Major cardiovascular incidents are being reduced thanks to the NHS Health Checks according to the first analysis of the programme run by Public Health England (PHE).
Over the first five years the programme has prevented 2500 cases due to treatment following the Check. In addition, the programme is helping diagnose conditions commonly linked to cardiovascular disease, including type 2 diabetes, high blood pressure and chronic kidney disease.
The study led by Queen Mary’s University in London also found that those from the most deprived areas and black and minority ethnic groups, who are at greatest risk of cardiovascular disease, are more likely to attend an NHS Health Check.
Ceri Jones, head of prevention and behaviour Change at the British Heart Foundation, said: ‘These results are a real success story and show the life saving impact that health checks are having in helping people cut their risk of a heart attack or stroke.’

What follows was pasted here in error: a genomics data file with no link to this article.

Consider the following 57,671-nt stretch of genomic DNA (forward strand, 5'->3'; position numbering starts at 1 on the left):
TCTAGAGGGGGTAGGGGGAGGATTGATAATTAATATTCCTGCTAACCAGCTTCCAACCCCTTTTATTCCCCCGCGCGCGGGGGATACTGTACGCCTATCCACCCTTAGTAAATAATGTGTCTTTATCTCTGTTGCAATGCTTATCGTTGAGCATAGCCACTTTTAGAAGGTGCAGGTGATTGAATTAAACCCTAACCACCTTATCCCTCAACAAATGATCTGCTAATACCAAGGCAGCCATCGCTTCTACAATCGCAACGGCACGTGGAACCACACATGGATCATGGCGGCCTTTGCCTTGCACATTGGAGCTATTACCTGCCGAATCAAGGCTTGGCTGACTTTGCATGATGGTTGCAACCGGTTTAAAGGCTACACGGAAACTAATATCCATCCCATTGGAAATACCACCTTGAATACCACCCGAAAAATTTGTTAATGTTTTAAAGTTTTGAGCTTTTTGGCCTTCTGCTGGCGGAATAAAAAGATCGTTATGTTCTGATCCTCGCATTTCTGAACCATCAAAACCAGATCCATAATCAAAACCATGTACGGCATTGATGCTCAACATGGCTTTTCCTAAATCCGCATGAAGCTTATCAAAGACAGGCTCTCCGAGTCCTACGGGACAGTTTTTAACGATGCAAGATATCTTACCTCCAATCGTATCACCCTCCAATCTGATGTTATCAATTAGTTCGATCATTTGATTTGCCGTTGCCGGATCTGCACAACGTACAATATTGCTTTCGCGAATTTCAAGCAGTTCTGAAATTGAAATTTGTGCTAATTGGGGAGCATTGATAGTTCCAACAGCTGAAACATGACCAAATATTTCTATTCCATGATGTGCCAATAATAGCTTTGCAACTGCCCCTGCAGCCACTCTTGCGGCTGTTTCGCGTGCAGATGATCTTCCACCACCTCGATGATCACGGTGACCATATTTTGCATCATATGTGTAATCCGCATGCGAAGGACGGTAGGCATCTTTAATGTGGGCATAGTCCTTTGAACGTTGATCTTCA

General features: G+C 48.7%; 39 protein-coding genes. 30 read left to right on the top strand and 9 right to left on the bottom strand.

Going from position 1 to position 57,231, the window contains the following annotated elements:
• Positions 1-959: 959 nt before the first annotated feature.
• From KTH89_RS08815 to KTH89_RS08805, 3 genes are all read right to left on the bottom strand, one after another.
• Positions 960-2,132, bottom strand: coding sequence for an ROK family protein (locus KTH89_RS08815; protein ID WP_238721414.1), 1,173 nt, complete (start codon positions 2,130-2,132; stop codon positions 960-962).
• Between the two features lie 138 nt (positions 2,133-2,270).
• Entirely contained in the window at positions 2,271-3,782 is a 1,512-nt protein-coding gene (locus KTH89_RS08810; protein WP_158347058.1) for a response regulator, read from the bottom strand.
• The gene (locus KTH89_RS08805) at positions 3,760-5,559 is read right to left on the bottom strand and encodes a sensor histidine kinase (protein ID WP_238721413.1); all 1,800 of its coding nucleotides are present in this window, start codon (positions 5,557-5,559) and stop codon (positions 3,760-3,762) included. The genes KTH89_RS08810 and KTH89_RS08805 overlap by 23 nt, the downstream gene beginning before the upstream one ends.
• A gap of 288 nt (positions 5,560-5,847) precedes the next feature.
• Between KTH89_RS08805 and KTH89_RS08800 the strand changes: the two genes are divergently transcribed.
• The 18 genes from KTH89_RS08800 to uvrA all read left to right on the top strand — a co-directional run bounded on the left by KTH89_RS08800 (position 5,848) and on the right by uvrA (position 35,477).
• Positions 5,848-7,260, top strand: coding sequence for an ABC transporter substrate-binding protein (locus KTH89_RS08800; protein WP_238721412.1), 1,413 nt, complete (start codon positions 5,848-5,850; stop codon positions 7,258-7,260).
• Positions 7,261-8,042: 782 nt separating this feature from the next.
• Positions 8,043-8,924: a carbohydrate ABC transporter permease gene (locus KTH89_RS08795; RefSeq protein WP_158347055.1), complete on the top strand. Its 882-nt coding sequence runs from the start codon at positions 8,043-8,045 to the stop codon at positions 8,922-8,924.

However, this research is based on a 48% annual uptake of the health checks from those who are invited to attend.
‘For the checks to achieve their full potential more still needs to be done by local authorities to encourage people who are offered a Health Check to attend – only around half of people who are offered a Check currently take up the offer,’ said Louise Ansari, director of prevention of Type 2 diabetes at Diabetes UK.
PHE is continuing to work with local authorities to help them deliver the programme more effectively and increase the numbers taking up their NHS Health Check.
The programme, managed by Public Health England (PHE), is the first in the world to tackle prevention of heart attacks and strokes by offering a free Check to every adult aged 40-74 years.